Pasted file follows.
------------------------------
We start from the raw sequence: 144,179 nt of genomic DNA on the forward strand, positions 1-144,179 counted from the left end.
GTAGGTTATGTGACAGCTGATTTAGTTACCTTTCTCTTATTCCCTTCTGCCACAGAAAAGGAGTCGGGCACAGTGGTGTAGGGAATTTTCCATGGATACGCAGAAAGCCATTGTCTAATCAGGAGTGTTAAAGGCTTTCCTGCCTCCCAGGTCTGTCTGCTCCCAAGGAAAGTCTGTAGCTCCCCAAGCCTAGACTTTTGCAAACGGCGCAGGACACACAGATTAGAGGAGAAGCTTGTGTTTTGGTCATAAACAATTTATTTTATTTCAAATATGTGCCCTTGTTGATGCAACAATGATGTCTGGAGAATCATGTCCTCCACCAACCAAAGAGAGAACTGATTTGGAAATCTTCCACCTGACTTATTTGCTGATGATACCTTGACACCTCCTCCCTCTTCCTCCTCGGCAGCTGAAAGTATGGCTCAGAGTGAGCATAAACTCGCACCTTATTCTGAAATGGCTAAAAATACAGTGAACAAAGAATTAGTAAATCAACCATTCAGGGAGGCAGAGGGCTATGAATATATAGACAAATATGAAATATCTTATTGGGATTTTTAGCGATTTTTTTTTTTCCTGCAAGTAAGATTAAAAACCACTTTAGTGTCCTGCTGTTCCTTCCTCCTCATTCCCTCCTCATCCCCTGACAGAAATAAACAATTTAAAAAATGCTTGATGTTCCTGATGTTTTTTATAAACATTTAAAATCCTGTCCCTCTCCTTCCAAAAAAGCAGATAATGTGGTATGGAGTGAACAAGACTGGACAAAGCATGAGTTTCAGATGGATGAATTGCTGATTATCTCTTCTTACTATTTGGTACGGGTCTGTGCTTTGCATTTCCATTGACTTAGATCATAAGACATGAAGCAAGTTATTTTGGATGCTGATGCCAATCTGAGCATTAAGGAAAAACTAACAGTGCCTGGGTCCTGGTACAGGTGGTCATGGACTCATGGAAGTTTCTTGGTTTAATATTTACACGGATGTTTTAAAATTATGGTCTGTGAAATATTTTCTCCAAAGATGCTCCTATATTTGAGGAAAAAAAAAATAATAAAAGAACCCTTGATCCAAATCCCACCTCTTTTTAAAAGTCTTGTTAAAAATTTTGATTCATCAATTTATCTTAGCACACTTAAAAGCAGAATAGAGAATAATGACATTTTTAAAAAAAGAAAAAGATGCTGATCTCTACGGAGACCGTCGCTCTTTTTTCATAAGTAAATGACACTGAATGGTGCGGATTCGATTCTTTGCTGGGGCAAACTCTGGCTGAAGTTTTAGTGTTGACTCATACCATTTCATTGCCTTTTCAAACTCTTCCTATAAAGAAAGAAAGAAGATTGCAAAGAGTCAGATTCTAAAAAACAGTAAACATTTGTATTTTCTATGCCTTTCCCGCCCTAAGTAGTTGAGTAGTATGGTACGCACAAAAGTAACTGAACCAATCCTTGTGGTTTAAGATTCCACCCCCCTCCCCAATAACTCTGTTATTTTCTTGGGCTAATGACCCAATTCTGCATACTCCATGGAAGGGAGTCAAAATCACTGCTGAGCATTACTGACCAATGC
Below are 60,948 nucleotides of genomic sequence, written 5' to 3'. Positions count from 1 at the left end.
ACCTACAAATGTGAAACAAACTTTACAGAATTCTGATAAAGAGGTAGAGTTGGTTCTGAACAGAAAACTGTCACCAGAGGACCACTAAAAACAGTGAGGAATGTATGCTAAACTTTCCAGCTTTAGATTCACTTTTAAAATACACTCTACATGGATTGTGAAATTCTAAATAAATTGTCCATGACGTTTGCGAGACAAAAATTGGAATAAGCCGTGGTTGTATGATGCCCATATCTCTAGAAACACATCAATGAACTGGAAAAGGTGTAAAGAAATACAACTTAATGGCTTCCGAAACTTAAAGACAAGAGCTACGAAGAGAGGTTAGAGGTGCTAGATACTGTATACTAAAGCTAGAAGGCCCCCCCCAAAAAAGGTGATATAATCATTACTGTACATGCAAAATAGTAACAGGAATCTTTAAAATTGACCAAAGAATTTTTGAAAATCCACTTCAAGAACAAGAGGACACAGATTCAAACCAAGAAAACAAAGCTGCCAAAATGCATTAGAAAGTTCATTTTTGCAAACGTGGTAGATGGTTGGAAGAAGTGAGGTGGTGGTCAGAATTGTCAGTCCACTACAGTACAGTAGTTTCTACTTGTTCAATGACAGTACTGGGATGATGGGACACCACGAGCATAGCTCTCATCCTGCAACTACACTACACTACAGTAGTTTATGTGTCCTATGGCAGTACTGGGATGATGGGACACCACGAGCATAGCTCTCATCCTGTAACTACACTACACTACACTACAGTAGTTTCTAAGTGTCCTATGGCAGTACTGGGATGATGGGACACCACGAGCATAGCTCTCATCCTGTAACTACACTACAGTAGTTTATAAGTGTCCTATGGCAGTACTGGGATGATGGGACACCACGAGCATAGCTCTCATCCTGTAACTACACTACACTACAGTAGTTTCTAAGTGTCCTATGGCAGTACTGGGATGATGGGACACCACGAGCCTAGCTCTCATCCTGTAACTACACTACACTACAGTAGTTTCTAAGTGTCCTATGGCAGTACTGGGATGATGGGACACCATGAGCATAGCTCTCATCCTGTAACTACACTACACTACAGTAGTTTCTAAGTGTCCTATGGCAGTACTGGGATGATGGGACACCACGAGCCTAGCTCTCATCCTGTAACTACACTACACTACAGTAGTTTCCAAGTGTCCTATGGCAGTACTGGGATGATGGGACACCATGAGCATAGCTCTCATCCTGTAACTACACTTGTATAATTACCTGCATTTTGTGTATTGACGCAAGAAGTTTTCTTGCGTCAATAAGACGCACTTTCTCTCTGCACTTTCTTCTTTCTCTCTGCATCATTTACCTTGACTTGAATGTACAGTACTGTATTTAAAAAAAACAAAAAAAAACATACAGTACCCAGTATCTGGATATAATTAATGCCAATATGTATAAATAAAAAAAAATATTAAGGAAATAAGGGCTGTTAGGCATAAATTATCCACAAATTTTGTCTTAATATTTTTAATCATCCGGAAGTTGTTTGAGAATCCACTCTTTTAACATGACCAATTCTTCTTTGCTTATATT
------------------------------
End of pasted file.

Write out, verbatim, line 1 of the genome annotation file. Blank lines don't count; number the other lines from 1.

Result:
We start from the raw sequence: 144,179 nt of genomic DNA on the forward strand, positions 1-144,179 counted from the left end.